It’s International Book Day on Saturday, 23rd April. Did you know that? I’m sure you got a clue, given how all our social media time lines are being filled by kids this week, dressed up in their favorite book characters. No different in our home either. Ava went to school dressed as Cruella De Vil from 101 Dalmatians today and when we were checking out her dress up costume yesterday and still discovering the joys of Snapchat:
Do you read to your children? I started reading to Ava when she was still a little baby. It was part of our sleep routine that we incorporated from the time she was very young and we’ve stuck to it all these years. And the routine sleep signals have worked wonders in our house to help getting our kids into bed without a fuss. They just know how their evening will pan out, by 19h30 everyone is in bed. Then we have story time and then it’s sleep time.
End of story.
As a result, we have collected about 100 kids books over the years so there is always a story to be told.
I feel kind of bad for Hannah though. Because she’s always been the easy child when it comes to bedtimes, she’s missed out on a lot of story times. Because for her, I can just put her in bed, kiss her goodnight and leave her. She will NEVER EVER get out of her bed or monkey around. Sleep time is sleep time.
Not so with stubborn Miss Ava. She will do what she wants to do. Monkey about, find a million reasons not to go to bed, like needing the toilet, needing water, not tired, can’t sleep, lie with me, etc etc every single night and so she has had story time from very little.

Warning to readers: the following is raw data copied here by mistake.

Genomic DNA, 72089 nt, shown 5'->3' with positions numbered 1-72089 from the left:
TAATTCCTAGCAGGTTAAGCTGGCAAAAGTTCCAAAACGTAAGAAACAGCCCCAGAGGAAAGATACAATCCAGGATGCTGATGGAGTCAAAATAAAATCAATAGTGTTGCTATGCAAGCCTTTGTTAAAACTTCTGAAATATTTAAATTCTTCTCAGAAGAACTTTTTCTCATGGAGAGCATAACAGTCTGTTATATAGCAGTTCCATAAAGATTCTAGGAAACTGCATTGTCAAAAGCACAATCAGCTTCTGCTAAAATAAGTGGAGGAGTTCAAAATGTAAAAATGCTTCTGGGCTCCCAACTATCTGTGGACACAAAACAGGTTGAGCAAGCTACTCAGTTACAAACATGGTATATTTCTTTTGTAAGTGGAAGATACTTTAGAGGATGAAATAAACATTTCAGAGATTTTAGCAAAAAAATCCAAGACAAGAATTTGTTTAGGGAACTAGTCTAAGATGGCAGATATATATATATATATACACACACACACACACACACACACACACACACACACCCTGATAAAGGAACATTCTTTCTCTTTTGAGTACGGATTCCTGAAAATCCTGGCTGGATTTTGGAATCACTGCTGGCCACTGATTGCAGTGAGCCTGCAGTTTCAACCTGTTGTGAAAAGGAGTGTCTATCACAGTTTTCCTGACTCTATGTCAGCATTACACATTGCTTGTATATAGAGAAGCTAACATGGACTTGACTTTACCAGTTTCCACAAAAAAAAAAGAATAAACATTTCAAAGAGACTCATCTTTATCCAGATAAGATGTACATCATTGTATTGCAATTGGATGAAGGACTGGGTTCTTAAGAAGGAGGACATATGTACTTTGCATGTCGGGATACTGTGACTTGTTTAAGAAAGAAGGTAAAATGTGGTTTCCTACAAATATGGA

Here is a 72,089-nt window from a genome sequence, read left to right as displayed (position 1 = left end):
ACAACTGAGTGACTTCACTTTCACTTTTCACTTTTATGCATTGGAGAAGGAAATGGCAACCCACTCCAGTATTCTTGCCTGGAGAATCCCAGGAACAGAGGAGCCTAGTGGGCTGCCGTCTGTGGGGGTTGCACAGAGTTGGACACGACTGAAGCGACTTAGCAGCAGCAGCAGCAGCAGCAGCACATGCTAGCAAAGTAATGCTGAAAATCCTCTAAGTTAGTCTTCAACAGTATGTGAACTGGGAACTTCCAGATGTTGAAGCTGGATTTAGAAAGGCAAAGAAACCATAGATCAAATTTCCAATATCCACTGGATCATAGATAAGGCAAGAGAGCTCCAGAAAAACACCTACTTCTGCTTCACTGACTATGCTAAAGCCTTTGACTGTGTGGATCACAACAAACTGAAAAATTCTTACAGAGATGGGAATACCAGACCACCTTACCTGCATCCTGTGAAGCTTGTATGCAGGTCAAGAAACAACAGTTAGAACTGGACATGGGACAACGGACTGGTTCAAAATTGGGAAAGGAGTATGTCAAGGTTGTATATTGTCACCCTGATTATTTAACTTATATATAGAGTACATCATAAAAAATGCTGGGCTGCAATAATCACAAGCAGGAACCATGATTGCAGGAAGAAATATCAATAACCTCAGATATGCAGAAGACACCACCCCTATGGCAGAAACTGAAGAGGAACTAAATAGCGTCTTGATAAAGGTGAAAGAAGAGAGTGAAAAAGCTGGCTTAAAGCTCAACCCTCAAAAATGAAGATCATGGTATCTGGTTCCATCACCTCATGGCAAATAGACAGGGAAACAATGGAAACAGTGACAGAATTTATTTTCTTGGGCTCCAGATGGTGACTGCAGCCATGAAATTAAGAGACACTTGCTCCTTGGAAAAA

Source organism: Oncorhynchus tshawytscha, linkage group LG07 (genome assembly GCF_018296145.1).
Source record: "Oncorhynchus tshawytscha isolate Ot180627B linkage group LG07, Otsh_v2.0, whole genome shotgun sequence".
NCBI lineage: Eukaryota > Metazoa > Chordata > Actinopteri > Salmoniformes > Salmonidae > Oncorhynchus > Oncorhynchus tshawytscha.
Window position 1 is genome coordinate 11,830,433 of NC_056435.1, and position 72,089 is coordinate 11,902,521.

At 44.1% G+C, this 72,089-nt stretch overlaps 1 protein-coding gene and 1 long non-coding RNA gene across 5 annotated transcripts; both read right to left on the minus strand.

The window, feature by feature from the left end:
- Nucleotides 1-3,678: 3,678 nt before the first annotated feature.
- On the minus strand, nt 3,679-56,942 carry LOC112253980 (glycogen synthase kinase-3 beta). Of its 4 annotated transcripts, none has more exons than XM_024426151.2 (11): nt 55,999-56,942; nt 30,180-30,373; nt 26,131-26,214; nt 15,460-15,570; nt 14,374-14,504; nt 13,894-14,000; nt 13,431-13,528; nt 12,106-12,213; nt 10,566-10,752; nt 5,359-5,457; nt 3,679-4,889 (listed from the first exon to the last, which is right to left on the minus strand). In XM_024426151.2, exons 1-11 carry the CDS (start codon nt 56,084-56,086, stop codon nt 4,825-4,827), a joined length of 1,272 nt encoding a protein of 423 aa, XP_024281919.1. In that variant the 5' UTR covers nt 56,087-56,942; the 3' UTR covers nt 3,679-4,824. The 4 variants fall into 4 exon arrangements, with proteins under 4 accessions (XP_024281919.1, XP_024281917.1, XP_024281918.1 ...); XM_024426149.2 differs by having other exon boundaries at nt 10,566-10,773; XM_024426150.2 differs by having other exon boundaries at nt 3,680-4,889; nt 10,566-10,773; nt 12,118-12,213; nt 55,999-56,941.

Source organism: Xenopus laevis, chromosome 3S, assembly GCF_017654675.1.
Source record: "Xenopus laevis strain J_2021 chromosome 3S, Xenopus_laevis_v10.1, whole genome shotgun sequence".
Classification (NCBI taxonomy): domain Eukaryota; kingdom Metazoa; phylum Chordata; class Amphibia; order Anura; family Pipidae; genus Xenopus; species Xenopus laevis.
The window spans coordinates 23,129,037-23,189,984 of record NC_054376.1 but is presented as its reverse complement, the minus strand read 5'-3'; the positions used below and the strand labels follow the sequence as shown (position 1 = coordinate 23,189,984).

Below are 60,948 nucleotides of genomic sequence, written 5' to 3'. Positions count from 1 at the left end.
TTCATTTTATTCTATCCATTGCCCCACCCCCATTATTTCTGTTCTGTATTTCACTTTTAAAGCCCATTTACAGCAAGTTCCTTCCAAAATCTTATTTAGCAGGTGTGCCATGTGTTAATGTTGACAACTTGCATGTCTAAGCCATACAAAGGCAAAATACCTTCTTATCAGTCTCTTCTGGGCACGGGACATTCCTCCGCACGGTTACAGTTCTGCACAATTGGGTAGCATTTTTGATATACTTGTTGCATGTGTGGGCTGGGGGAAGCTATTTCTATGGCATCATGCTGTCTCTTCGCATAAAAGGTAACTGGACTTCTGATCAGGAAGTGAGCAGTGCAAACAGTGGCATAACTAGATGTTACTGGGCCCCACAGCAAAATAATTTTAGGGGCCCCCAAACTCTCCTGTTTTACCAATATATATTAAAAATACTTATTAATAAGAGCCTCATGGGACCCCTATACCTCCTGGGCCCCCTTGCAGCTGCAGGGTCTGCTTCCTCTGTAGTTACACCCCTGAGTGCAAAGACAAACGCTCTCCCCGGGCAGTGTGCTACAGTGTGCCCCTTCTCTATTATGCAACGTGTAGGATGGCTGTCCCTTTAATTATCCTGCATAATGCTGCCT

Hannah has been having some speech issues and we’ve been researching ways, aside from Speech Therapy, which starts next month, but more on that later… and one of the things that keeps coming up is the importance of reading in speech development. So we have recently instituted story time every night for Hannah too and she LOVES it.
Here are some of the benefits I’ve discovered about reading to my child:
- It builds a bond. It’s special, quiet time one on one with my children that encourages bonding between us as well as extra special cuddles because I lie in bed with them while reading stories.ti
- It encourages discussions because we don’t just read, we also discuss the pictures. And I hope will stand my girls in good stead when they’re older to discuss and debate and share thoughts and opinions.
- It encourages imagination, especially at Ava’s age because she will now embellish on the stories being told, adding in her own twists and turns to the stories.
- It increases concentration.
- It increases vocabulary.
- It fosters a love of reading, as an avid reader myself (I’ve read 40 odd books already this year) I’ve learned that it doesn’t matter how trashy the novel, there are always new words to be learned and this has been hugely benefited and broadened by own vocabulary.
- It calms and settles my children prepping them quickly for bed and transitioning them to sleep easily.
- It encourages curiosity and a love of learning
- It builds listening skills
- It can increase their IQ
- It broadens their horizons and helps them think outside the box by exposing them to characters and situations different to their own.
- And most simply, on the days when we have extended power outages, it’s a great way to keep the kids entertained for a little while. Heck, my Kindle and running head lamp are what keep me going in the dark at night, during a power outage.
The most amazing thing of all is that I’ve learned that reading to my children needn’t be a tedious and long activity, even if it’s just 5 – 10 minutes of reading a night, the benefits are outweigh the time it takes.
Do you read to your children?